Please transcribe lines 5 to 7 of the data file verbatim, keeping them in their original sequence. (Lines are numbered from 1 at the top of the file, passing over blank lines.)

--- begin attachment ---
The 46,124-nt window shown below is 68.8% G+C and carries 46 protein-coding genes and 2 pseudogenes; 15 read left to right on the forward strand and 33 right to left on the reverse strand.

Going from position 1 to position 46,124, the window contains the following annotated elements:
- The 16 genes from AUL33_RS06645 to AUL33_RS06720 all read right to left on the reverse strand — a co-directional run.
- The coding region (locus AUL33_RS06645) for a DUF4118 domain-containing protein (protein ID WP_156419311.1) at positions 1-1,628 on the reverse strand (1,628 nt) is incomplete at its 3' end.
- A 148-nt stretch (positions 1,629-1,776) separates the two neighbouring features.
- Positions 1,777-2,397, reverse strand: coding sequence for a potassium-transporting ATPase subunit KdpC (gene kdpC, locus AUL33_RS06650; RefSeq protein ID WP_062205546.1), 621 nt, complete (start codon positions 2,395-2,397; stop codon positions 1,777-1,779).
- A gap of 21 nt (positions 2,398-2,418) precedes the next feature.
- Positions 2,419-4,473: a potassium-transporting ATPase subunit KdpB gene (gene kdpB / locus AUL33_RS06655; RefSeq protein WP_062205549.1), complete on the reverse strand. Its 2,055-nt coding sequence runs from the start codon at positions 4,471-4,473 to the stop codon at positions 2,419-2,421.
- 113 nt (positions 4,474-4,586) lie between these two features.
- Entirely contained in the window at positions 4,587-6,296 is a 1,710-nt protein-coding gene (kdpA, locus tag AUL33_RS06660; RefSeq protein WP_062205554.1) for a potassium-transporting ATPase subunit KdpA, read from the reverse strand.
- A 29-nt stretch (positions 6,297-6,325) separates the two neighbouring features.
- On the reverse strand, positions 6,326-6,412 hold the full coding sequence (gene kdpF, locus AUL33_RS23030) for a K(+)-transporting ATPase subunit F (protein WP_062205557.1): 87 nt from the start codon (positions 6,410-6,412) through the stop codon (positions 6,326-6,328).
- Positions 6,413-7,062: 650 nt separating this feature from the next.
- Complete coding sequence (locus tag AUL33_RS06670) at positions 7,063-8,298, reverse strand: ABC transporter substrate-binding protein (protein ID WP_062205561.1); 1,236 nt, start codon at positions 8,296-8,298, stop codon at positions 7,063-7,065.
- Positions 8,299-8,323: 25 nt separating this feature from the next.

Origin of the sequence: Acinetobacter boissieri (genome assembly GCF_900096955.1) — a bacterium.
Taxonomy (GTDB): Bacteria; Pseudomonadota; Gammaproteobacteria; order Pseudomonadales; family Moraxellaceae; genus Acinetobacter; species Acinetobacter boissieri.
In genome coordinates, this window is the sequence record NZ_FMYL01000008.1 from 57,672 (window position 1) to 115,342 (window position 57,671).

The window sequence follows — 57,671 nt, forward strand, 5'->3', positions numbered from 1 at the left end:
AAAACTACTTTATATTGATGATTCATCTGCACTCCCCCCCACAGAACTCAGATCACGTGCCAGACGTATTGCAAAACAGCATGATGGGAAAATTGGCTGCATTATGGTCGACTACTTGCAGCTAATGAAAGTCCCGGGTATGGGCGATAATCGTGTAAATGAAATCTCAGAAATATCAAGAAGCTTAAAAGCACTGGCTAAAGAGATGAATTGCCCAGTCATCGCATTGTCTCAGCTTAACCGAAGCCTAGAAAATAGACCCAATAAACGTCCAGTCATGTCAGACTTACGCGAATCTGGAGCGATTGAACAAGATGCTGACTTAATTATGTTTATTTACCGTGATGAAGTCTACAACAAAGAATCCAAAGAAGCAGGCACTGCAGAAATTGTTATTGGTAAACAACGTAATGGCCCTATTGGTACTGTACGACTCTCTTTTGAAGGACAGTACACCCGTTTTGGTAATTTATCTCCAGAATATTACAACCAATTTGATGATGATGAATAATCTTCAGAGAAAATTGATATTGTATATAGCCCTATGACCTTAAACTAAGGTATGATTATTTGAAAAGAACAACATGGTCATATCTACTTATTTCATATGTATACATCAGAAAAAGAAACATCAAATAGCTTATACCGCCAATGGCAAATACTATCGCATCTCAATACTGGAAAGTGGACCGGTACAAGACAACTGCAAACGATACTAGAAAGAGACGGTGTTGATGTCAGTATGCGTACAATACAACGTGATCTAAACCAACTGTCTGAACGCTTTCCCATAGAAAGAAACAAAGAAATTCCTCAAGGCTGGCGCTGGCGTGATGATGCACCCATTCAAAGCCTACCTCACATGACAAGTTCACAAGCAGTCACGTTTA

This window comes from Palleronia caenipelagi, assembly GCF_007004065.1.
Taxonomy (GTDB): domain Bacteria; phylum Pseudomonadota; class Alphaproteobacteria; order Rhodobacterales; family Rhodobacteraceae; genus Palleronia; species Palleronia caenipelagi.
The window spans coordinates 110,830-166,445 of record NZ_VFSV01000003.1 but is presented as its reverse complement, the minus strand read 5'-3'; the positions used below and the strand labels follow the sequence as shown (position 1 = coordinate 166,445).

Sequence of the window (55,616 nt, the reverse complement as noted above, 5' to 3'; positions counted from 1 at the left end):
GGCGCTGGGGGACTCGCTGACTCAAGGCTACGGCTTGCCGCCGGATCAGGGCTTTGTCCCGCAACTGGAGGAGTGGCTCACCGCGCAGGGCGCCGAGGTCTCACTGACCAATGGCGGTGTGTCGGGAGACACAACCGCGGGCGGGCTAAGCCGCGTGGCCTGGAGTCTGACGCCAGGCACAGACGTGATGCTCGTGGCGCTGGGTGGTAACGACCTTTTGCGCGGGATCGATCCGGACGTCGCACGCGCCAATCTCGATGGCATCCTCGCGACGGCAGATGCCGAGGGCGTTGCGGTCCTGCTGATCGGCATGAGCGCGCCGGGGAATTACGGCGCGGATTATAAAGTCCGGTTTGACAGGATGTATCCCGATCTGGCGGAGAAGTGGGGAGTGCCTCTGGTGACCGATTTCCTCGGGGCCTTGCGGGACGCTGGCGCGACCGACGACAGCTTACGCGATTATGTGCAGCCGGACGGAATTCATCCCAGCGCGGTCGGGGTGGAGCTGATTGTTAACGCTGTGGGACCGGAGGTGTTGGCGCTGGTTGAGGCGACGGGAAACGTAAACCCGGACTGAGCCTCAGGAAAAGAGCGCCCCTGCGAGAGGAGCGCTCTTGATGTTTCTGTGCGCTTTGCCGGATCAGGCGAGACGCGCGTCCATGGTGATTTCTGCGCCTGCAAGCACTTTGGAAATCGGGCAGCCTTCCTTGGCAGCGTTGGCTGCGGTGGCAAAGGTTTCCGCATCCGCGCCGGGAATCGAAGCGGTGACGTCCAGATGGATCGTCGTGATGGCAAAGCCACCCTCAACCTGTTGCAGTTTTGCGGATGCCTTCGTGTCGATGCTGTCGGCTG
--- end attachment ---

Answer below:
- A 148-nt stretch (positions 1,629-1,776) separates the two neighbouring features.
- Positions 1,777-2,397, reverse strand: coding sequence for a potassium-transporting ATPase subunit KdpC (gene kdpC, locus AUL33_RS06650; RefSeq protein ID WP_062205546.1), 621 nt, complete (start codon positions 2,395-2,397; stop codon positions 1,777-1,779).
- A gap of 21 nt (positions 2,398-2,418) precedes the next feature.